Mayoral candidate promises 1,000 extra officers for MPS

A candidate for Mayor of London has promised to provide 1,000 extra officers if elected to office.

Aug 22, 2018
By Adam Button

Conservative politician Shaun Bailey claims investing in new technology would allow the Metropolitan Police Service (MPS) to bolster its front line to tackle knife crime.

He accused incumbent mayor Sadiq Khan of wasting money on bureaucracy after four knife deaths were recorded in the capital last week, while criticising Mr Khan’s comments on the lack of Government funding.

A spokesperson for Mr Khan claimed Mr Bailey does not understand police funding.

Mr Bailey told The Evening Standard: “Before [Mr Khan] complains about the lack of Government funding, he should first cut his own bureaucracy and spend it on police officers.”

City Hall data shows London now has just 3.3 officers per 1,000 population – the lowest level for 20 years.

The MPS has also made more than £700 million in cuts over the last eight years, and must find a further £325 million by 2021.

However, the force has lost a smaller proportion of its officers than most other forces as it has saved money by selling off sections of its estate.

In June, Mr Khan condemned the cuts made to the force’s budget and blamed them for the recent spike in knife crime in the capital.

Around 970 knives were seized in London between January and May this year, along with 98 firearms.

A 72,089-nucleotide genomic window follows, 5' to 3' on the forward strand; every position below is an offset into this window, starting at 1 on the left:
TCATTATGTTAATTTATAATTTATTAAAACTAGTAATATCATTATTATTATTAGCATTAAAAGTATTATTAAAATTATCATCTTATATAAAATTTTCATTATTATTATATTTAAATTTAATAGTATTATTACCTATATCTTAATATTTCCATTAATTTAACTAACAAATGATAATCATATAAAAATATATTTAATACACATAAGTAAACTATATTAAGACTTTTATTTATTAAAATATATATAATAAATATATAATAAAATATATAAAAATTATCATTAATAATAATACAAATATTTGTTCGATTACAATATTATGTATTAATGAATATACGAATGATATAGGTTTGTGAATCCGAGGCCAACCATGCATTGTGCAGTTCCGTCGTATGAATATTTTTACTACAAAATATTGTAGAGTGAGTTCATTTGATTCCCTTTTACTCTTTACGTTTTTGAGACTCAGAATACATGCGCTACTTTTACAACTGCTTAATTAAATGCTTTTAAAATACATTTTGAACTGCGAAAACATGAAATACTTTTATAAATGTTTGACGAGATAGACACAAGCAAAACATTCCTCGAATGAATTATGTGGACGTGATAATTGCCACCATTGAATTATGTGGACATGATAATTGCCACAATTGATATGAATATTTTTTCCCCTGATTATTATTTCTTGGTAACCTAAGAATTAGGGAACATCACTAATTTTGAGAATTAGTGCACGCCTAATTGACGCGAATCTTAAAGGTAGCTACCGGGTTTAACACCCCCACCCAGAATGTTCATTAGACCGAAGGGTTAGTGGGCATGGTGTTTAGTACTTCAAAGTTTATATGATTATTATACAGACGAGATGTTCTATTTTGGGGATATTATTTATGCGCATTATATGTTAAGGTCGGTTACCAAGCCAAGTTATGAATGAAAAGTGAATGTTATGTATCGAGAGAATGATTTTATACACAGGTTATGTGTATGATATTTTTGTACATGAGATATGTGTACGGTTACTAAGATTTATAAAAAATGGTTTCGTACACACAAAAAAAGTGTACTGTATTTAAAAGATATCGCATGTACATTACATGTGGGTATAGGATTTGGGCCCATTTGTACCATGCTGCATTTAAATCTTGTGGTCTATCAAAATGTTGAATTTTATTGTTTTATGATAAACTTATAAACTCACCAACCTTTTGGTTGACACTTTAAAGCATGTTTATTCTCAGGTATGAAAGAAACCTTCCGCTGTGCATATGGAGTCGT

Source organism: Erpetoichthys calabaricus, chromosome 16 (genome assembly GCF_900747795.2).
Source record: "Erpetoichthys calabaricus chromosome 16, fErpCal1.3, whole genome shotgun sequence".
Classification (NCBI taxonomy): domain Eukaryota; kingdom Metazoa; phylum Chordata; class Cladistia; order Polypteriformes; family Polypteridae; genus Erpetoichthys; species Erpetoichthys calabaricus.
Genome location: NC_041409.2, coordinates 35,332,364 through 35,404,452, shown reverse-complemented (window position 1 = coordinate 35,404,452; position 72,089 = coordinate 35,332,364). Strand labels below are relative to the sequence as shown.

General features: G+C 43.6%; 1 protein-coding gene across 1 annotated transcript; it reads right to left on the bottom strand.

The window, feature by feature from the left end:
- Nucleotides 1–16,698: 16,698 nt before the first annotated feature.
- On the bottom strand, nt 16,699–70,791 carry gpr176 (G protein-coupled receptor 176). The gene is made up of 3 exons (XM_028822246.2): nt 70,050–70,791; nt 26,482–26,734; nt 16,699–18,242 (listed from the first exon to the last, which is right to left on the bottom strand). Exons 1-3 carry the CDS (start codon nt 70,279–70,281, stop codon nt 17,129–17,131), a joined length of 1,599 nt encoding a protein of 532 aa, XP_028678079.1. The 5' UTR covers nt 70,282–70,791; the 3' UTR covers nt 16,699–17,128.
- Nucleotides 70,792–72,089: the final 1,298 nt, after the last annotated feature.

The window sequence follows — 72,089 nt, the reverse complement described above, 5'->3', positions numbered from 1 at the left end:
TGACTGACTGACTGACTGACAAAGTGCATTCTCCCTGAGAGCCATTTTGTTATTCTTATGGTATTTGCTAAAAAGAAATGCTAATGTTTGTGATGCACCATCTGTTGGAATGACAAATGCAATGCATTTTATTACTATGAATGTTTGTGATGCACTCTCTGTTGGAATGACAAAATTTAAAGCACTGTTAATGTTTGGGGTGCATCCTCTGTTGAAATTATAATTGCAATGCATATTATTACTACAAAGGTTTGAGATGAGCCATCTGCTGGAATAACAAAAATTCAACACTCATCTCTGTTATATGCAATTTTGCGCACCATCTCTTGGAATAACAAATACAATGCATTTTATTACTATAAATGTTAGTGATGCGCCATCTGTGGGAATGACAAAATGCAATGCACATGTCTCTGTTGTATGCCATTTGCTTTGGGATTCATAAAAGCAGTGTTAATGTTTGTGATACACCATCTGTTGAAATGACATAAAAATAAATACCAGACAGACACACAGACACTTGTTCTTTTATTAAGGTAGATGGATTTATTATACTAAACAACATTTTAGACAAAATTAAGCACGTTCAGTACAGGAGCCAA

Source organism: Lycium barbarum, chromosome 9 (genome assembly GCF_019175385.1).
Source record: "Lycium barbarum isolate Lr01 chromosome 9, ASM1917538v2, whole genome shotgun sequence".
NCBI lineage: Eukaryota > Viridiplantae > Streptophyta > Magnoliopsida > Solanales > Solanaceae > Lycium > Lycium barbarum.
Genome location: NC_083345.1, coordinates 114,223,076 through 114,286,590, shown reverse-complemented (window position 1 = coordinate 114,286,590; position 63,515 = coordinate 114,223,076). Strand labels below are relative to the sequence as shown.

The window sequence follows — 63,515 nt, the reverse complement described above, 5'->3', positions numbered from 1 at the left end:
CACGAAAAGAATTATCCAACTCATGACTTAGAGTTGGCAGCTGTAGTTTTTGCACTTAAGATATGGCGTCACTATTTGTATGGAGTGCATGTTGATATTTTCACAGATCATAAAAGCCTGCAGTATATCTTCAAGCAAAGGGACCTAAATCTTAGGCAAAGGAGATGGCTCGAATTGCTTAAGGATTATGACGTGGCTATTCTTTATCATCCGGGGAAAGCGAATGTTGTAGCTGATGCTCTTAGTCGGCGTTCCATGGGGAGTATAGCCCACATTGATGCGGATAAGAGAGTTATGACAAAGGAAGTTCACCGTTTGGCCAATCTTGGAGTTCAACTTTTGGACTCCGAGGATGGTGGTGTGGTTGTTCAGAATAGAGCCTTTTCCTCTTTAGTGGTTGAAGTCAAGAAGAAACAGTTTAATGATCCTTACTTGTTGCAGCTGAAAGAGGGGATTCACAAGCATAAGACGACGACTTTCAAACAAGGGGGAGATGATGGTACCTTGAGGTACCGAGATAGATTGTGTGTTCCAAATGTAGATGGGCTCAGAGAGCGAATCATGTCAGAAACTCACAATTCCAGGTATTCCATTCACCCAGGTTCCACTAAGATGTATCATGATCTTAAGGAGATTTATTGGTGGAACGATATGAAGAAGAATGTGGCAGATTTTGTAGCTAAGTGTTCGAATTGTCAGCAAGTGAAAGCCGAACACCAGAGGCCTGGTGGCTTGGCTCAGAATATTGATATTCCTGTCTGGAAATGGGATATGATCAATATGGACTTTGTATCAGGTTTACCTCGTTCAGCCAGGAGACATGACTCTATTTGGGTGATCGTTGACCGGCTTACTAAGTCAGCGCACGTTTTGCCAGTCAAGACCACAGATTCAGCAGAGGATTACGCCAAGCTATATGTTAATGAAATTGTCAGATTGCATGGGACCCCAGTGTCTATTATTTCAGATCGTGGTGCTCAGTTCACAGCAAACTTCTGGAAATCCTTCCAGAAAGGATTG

Mr Bailey proposed saving money by installing an artificial intelligence system in the Mayor’s Office for Policing and Crime (MOPAC), similar to one used by the New York Police Department.

He believes this funding would be enough to pay for approximately 1,000 more police officers.

Earlier this month, a report from London Assembly Member Steve O’Connell found the MPS could save up to £30 million by investing in AI technology.

The report claimed AI could help officers analyse evidence more quickly.

The London mayoral elections are due to be held in 2020.

A spokesperson for Mr Khan said: “The cuts outlined by Shaun Bailey today would mean slashing MOPAC investment in the preventative services that stop young Londoners turning to crime in the first place.

“That is not at all surprising when you look at Shaun Bailey’s record of cutting police and preventative services as an adviser to David Cameron on youth and crime.”

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